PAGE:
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+ - CalTech astronomers predict that 1 in 10,000 stars is composed entirely of metal

Submitted by porkchop_d_clown
porkchop_d_clown (39923) writes "A recently discovered aerodynamic phenomena of turbulence, called 'preferential concentration' causes heavier materials to be sorted out of more turbulent areas, increasing their concentration in eddies.

Now astronomers are theorizing that this effect could lead to the formation of stars with no hydrogen or helium in them.

See also: Some Stars are Totally Metal: A New Mechanism Driving Dust Across Star-Forming Clouds, and Consequences for Planets, Stars, and Galaxies."

+ - Blood of world's oldest woman hints at limits of life-> 1

Submitted by porkchop_d_clown
porkchop_d_clown (39923) writes "When Hendrikje van Andel-Schipper died in 2005, she was the oldest woman in the world. Today New Scientist is reporting that, at the end of her life, most of her white blood cells had been produced by just two stem cells — implying the rest of her blood stem cells had already died, and hinting at a possible limit to the human life span."
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Comment: Re:HP48g (Score 1) 702

by Kaldaien (#46793083) Attached to: Ask Slashdot: What Tech Products Were Built To Last?

I made the mistake of buying a Ti-89 in the 90s... I liked its higher resolution screen but because it had a symbolic algebra solver it was not allowed on the SATs so I had to do the SATs without a calculator.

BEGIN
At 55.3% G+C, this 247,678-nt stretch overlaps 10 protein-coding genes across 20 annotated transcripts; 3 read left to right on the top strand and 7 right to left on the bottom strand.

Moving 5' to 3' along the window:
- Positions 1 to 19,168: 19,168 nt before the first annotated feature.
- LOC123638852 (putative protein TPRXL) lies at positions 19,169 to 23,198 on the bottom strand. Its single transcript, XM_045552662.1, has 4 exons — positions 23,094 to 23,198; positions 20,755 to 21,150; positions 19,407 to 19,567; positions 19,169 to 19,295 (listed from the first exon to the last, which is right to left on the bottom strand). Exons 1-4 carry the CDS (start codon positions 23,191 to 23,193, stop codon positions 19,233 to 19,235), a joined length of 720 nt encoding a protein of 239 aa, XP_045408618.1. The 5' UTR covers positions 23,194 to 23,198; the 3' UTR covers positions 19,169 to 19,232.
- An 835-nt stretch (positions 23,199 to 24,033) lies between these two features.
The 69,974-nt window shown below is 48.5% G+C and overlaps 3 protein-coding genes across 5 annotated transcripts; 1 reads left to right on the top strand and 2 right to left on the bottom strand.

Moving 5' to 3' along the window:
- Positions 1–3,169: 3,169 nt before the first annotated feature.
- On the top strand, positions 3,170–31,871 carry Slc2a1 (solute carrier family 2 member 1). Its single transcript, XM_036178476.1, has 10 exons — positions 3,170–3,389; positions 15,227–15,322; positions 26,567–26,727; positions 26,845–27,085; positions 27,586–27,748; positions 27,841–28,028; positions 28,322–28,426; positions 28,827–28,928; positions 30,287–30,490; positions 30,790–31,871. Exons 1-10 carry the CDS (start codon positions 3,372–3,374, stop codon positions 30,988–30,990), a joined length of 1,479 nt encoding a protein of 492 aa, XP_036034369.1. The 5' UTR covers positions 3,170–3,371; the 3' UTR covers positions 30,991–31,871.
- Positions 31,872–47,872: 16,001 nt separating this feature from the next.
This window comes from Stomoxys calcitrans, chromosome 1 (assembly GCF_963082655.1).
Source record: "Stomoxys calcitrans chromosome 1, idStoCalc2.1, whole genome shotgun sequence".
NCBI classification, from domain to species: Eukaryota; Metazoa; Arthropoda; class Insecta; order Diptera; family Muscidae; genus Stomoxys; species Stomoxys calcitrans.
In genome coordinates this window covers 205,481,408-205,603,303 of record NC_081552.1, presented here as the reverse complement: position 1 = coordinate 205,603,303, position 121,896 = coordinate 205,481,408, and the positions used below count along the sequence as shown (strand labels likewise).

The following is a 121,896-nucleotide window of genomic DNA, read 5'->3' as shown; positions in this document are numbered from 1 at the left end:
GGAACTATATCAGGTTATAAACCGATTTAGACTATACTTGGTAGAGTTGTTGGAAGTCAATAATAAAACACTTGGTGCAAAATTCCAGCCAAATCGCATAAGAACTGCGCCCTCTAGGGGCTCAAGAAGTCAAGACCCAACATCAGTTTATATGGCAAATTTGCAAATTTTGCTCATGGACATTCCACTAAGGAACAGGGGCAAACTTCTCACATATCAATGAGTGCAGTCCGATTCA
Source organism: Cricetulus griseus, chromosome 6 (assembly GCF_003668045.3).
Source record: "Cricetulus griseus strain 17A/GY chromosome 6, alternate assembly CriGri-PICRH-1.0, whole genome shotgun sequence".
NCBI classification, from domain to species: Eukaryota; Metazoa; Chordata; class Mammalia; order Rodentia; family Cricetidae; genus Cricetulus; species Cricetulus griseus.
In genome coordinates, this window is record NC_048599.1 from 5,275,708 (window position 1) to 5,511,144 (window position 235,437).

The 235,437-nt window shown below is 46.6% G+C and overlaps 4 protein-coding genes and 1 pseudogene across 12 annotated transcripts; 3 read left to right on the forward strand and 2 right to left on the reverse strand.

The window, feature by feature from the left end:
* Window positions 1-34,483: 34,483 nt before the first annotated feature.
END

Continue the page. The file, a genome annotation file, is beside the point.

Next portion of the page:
Later, when I took the GREs and they didn't allow a calculator of any sort I felt vindicated :P

The SATs are a total joke. They have been trying to make them more GRE-like, but I don't think they'll ever be able to get to the point where they expect High School students to do simple arithmetic without a calculator. That is a skill I picked up in college, as funny as that sounds. It's something you're supposed to learn in elementary school, but because of the prevalence of calculators it doesn't take long before students (myself included) simply forget from lack of actual practice.

As for not being different from a modern Ti calculator, I beg to differ on that one. Have you seen the Ti NSpire? They're color now and finally TI solved the issue of symbolic algebra by selling two versions - one with the feature and one without.

Comment: Re:On the other side, a bit looming problem (Score 1) 1116

by tgd (#46697751) Attached to: Mozilla CEO Firestorm Likely Violated California Law

How do you color the whole issue as him only resigning, when three board members quit over his presence there. That's a lot of pressure from the company.

It looks an awful lot like coercion...

But, isn't it up for him to sue if he feels he did not resign voluntarily? It seems like he probably would not do so.